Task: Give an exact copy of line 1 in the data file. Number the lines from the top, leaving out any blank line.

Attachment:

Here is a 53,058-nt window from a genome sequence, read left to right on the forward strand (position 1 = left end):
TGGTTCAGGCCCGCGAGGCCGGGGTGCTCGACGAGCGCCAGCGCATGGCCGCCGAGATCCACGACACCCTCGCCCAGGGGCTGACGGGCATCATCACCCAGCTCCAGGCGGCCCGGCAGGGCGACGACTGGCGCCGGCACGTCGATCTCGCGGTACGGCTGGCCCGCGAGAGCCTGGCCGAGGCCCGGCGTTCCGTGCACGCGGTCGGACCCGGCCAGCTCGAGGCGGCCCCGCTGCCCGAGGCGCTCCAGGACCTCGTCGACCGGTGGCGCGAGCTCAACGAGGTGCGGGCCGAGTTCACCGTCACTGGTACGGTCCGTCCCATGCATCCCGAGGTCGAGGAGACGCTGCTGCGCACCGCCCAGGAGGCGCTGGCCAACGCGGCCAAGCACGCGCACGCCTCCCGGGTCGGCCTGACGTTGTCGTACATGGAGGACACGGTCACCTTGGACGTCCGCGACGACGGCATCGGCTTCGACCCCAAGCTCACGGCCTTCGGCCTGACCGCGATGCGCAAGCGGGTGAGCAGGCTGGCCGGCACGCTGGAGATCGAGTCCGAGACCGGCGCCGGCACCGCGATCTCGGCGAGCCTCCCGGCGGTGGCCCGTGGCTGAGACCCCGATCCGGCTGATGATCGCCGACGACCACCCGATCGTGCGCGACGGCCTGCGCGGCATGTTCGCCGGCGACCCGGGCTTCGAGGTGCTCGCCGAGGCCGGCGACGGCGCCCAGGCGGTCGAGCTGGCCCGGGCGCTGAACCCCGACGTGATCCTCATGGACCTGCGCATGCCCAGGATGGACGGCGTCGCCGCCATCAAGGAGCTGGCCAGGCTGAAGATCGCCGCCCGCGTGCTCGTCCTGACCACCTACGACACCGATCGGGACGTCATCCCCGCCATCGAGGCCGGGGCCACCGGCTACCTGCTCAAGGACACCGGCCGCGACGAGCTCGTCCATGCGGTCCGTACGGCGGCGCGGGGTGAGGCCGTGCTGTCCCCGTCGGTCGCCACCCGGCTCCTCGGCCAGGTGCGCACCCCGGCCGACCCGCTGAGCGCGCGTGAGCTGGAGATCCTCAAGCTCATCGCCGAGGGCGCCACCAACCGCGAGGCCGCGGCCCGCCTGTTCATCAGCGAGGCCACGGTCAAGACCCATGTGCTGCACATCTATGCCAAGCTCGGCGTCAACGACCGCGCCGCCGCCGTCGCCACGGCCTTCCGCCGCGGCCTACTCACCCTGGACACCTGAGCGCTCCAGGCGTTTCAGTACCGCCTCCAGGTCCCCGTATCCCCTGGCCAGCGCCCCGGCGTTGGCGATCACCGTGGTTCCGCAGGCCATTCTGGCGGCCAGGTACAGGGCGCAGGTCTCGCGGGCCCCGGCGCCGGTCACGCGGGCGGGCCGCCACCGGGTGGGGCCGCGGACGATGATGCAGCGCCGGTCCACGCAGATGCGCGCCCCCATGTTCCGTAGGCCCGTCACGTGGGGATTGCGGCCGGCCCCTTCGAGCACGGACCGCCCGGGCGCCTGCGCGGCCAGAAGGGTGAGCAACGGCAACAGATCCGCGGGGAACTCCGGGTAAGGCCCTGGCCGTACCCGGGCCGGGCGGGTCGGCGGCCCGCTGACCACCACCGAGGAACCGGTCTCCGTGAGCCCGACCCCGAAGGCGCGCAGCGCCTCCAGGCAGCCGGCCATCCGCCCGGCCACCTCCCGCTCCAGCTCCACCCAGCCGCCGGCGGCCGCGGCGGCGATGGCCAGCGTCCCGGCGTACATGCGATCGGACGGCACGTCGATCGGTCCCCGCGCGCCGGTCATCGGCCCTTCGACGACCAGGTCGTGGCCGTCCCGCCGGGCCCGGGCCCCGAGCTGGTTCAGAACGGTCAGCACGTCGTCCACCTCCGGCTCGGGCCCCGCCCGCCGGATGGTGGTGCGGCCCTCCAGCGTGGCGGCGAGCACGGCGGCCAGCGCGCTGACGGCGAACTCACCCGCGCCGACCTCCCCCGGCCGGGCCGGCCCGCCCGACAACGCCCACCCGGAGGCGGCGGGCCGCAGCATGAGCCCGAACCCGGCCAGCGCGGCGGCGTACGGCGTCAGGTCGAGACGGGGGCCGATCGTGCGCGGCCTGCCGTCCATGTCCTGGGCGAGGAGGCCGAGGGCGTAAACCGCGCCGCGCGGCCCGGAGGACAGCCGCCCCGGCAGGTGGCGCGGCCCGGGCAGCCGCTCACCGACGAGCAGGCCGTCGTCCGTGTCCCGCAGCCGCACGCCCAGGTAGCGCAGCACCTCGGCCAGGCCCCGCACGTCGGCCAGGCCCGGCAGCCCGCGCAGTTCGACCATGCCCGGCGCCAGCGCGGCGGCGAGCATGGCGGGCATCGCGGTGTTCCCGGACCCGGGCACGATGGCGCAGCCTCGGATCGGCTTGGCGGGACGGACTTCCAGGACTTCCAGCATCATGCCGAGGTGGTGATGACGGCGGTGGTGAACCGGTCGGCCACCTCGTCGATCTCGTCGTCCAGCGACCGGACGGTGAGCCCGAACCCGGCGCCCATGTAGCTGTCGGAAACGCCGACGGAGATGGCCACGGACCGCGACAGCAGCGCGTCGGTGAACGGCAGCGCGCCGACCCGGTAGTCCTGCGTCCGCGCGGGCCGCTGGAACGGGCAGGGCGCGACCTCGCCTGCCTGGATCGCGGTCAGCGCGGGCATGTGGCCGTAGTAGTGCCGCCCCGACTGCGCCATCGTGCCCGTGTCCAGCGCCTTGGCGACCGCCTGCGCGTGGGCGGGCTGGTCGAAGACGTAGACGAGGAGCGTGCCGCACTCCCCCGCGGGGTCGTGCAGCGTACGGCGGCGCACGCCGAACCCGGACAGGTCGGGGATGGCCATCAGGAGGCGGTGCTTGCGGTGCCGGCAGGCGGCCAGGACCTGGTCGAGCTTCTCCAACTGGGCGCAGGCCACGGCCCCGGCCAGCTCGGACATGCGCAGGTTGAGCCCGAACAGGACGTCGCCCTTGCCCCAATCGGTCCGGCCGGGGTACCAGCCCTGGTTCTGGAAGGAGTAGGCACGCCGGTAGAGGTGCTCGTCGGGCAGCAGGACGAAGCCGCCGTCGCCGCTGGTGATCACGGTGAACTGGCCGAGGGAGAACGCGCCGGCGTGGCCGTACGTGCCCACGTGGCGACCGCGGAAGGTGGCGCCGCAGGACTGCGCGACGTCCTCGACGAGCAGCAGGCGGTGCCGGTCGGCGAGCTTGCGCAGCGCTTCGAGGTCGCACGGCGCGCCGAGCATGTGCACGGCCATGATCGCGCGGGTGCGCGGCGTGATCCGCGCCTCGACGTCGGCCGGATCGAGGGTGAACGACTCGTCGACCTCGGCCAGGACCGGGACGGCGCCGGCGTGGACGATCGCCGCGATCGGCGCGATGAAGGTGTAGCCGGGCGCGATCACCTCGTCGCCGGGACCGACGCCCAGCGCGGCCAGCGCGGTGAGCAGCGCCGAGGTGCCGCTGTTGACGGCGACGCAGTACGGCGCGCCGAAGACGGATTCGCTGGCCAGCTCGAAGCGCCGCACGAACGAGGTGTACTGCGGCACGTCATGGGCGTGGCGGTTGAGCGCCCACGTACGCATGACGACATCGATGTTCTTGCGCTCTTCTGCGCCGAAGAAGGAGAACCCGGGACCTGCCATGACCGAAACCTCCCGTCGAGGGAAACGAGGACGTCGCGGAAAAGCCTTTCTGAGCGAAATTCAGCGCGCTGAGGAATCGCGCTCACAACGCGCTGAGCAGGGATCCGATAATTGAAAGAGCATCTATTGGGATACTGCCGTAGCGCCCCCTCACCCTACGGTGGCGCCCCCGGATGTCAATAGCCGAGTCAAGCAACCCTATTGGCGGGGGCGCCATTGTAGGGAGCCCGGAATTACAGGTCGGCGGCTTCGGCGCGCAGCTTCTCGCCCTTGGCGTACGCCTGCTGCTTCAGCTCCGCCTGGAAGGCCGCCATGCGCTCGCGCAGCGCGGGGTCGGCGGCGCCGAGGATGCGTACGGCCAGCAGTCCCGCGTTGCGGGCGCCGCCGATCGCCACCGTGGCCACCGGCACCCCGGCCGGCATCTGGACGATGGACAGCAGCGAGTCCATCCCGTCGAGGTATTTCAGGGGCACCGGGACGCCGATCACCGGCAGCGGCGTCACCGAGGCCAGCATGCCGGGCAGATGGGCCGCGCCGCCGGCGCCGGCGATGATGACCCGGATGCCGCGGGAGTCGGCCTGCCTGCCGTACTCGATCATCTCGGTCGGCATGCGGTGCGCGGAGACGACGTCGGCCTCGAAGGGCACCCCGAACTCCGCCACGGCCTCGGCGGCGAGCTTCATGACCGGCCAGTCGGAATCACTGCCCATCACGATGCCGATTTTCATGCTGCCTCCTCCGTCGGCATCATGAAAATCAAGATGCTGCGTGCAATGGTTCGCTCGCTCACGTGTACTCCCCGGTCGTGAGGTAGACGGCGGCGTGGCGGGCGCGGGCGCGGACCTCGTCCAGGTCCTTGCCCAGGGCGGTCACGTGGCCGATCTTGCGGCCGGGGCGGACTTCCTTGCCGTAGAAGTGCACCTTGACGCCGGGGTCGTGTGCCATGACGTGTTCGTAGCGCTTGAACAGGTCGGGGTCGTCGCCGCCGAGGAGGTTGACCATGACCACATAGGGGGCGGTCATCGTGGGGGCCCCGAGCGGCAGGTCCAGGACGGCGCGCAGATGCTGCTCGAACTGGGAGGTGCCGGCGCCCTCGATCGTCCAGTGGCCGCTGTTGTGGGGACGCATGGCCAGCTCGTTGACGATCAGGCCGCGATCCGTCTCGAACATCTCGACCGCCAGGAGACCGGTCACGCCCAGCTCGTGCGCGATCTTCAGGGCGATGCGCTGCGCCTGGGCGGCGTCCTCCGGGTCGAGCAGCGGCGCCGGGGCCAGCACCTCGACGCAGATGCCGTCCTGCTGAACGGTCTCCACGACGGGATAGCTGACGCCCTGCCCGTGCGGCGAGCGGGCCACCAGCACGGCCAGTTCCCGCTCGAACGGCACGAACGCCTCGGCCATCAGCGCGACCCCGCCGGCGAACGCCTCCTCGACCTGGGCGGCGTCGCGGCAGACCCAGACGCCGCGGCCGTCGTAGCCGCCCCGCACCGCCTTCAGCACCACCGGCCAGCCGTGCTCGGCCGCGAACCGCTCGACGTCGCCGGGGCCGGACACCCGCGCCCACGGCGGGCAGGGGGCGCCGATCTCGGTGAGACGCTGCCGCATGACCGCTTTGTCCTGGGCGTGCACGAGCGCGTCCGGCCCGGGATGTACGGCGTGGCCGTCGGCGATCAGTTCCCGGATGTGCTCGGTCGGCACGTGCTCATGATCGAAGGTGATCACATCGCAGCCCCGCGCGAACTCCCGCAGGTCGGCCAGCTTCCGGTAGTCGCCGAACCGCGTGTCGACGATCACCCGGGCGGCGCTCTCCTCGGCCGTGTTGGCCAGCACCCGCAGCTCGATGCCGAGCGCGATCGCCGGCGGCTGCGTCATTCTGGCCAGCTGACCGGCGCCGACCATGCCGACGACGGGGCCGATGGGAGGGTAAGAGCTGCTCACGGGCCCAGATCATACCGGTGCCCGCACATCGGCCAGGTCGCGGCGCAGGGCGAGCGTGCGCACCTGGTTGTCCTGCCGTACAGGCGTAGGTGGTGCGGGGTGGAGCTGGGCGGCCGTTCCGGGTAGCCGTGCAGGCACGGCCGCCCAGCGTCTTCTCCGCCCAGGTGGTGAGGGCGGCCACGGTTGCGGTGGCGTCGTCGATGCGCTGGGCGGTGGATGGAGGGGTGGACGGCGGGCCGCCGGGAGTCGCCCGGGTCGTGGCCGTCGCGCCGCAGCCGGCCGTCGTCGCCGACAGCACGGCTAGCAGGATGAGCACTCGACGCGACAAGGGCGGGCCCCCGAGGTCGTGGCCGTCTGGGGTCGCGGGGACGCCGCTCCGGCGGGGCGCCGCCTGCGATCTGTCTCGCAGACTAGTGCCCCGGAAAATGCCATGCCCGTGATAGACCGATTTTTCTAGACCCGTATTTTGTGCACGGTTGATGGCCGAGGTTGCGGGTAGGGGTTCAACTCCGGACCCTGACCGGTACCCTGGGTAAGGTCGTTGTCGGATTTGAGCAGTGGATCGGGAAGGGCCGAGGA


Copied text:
Here is a 53,058-nt window from a genome sequence, read left to right on the forward strand (position 1 = left end):